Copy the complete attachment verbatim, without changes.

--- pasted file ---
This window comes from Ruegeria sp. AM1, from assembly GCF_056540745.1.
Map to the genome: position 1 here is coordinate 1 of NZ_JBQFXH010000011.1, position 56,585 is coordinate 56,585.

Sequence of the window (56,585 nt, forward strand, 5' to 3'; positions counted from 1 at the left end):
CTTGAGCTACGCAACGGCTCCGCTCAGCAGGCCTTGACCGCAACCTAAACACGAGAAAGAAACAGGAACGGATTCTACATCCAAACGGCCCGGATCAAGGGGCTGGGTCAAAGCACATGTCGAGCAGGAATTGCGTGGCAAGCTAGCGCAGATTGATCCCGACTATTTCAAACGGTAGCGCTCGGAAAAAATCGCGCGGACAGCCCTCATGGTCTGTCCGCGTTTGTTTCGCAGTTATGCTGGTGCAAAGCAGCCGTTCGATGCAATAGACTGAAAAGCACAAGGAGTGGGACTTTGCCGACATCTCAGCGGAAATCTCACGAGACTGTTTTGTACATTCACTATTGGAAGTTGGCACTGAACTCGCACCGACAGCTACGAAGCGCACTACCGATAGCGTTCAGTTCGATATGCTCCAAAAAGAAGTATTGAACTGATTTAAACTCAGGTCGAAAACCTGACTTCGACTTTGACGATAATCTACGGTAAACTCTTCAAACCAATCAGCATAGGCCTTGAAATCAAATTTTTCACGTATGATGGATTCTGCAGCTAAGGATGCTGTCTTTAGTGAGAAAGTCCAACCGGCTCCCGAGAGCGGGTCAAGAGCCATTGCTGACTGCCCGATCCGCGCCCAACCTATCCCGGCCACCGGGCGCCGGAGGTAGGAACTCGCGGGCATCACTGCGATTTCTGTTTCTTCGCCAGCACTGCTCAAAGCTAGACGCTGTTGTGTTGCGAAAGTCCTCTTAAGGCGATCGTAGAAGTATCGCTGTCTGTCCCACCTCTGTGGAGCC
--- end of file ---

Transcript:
This window comes from Ruegeria sp. AM1, from assembly GCF_056540745.1.
Map to the genome: position 1 here is coordinate 1 of NZ_JBQFXH010000011.1, position 56,585 is coordinate 56,585.

Sequence of the window (56,585 nt, forward strand, 5' to 3'; positions counted from 1 at the left end):
CTTGAGCTACGCAACGGCTCCGCTCAGCAGGCCTTGACCGCAACCTAAACACGAGAAAGAAACAGGAACGGATTCTACATCCAAACGGCCCGGATCAAGGGGCTGGGTCAAAGCACATGTCGAGCAGGAATTGCGTGGCAAGCTAGCGCAGATTGATCCCGACTATTTCAAACGGTAGCGCTCGGAAAAAATCGCGCGGACAGCCCTCATGGTCTGTCCGCGTTTGTTTCGCAGTTATGCTGGTGCAAAGCAGCCGTTCGATGCAATAGACTGAAAAGCACAAGGAGTGGGACTTTGCCGACATCTCAGCGGAAATCTCACGAGACTGTTTTGTACATTCACTATTGGAAGTTGGCACTGAACTCGCACCGACAGCTACGAAGCGCACTACCGATAGCGTTCAGTTCGATATGCTCCAAAAAGAAGTATTGAACTGATTTAAACTCAGGTCGAAAACCTGACTTCGACTTTGACGATAATCTACGGTAAACTCTTCAAACCAATCAGCATAGGCCTTGAAATCAAATTTTTCACGTATGATGGATTCTGCAGCTAAGGATGCTGTCTTTAGTGAGAAAGTCCAACCGGCTCCCGAGAGCGGGTCAAGAGCCATTGCTGACTGCCCGATCCGCGCCCAACCTATCCCGGCCACCGGGCGCCGGAGGTAGGAACTCGCGGGCATCACTGCGATTTCTGTTTCTTCGCCAGCACTGCTCAAAGCTAGACGCTGTTGTGTTGCGAAAGTCCTCTTAAGGCGATCGTAGAAGTATCGCTGTCTGTCCCACCTCTGTGGAGCC